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PPAR Research
Volume 2014 (2014), Article ID 523584, 6 pages
Clinical Study

The Rate of Decline of Glomerular Filtration Rate May Not Be Associated with Polymorphism of the PPAR 2 Gene in Patients with Type 1 Diabetes and Nephropathy

1Molecular Medicine, Institute of Translational & Stratified Medicine, Plymouth University Schools of Medicine & Dentistry, John Bull Building, Tamar Science Park, Research Way, Plymouth PL6 8BU, UK
2The Influenza Surveillance Section, Respiratory Diseases Department, Centre for Infectious Disease Surveillance and Control, Public Health England, London NW9 5EQ, UK

Received 22 August 2013; Revised 12 November 2013; Accepted 13 November 2013; Published 22 January 2014

Academic Editor: Ruth Roberts

Copyright © 2014 Bingmei Yang et al. This is an open access article distributed under the Creative Commons Attribution License, which permits unrestricted use, distribution, and reproduction in any medium, provided the original work is properly cited.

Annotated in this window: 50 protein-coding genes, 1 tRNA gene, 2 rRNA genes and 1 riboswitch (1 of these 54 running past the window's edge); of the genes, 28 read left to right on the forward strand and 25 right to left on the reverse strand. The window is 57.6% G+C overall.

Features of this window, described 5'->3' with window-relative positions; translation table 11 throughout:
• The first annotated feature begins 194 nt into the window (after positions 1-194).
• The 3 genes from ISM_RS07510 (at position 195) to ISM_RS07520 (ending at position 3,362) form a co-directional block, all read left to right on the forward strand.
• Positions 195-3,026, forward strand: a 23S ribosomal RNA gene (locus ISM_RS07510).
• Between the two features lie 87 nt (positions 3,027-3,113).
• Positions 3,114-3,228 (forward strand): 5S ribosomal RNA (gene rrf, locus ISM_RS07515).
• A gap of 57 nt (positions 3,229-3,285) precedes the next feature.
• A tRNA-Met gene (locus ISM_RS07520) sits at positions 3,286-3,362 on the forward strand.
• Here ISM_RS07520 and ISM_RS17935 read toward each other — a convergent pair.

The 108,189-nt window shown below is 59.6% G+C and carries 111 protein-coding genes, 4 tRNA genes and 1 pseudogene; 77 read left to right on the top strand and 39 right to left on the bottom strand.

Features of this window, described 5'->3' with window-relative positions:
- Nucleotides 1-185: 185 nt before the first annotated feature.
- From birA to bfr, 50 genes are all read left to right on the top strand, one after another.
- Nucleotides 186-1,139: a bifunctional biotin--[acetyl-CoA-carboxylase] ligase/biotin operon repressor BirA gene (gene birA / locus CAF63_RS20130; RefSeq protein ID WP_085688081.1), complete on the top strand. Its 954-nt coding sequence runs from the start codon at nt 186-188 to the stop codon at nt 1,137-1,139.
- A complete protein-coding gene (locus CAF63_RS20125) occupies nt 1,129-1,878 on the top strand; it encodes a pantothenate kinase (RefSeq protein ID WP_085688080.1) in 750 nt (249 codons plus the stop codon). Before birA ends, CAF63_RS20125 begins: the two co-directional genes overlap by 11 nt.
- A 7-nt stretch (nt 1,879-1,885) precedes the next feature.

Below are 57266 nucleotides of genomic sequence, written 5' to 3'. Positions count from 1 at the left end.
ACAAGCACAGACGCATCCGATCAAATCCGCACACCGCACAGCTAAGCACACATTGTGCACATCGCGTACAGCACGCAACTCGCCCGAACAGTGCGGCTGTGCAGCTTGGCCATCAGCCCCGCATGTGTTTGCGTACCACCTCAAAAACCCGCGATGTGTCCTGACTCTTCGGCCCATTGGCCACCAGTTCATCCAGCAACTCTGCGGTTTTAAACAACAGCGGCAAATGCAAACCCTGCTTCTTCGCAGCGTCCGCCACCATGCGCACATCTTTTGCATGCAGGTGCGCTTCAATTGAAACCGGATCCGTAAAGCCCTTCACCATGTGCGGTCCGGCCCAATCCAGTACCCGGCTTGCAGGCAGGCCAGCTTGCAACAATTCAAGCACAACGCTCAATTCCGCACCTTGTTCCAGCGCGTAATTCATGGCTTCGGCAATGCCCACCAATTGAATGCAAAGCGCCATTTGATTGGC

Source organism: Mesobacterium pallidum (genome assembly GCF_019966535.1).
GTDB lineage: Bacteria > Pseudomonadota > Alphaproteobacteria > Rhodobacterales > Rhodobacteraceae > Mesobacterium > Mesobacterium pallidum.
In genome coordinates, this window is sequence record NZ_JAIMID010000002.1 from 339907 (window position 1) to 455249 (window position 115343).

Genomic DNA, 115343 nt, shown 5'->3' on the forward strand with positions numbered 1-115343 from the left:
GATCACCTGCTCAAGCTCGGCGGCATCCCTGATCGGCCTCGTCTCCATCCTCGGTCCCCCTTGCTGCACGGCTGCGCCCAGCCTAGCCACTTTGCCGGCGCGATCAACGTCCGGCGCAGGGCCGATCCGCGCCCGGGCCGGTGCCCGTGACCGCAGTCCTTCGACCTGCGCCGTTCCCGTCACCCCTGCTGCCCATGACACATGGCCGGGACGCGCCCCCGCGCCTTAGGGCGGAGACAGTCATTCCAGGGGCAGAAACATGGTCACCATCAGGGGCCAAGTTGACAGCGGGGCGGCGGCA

The aim of the study was to investigate whether a Pro12Ala polymorphism in the peroxisome proliferator-activated receptor gamma 2 (PPARγ2) gene is associated with the progress of diabetic nephropathy in patients with type 1 diabetes. 197 Caucasian patients with type 1 diabetes and ethnically matched 151 normal healthy controls were genotyped for this polymorphism. Results showed that there were no significant differences in the frequencies of the genotypes and alleles of the polymorphism between groups. Multiple regression analysis in 77 patients demonstrated that the rate of decline in renal function in terms of glomerular filtration rate was significantly correlated to the baseline level of cholesterol ( ), mean diastolic blood pressure during follow-up period ( ), and baseline level of HbA1c ( ) adjusting for the effect of diabetes duration and gender, but no significant association was found between the polymorphism and the progression of diabetic nephropathy in our studied population. In summary, our results show that the PPARγ2 polymorphism is unlikely to be associated with the development and progression of the diabetic nephropathy in patients with type 1 diabetes. Further studies in different populations may be warranted to confirm our findings as the sample size in our study was relatively small.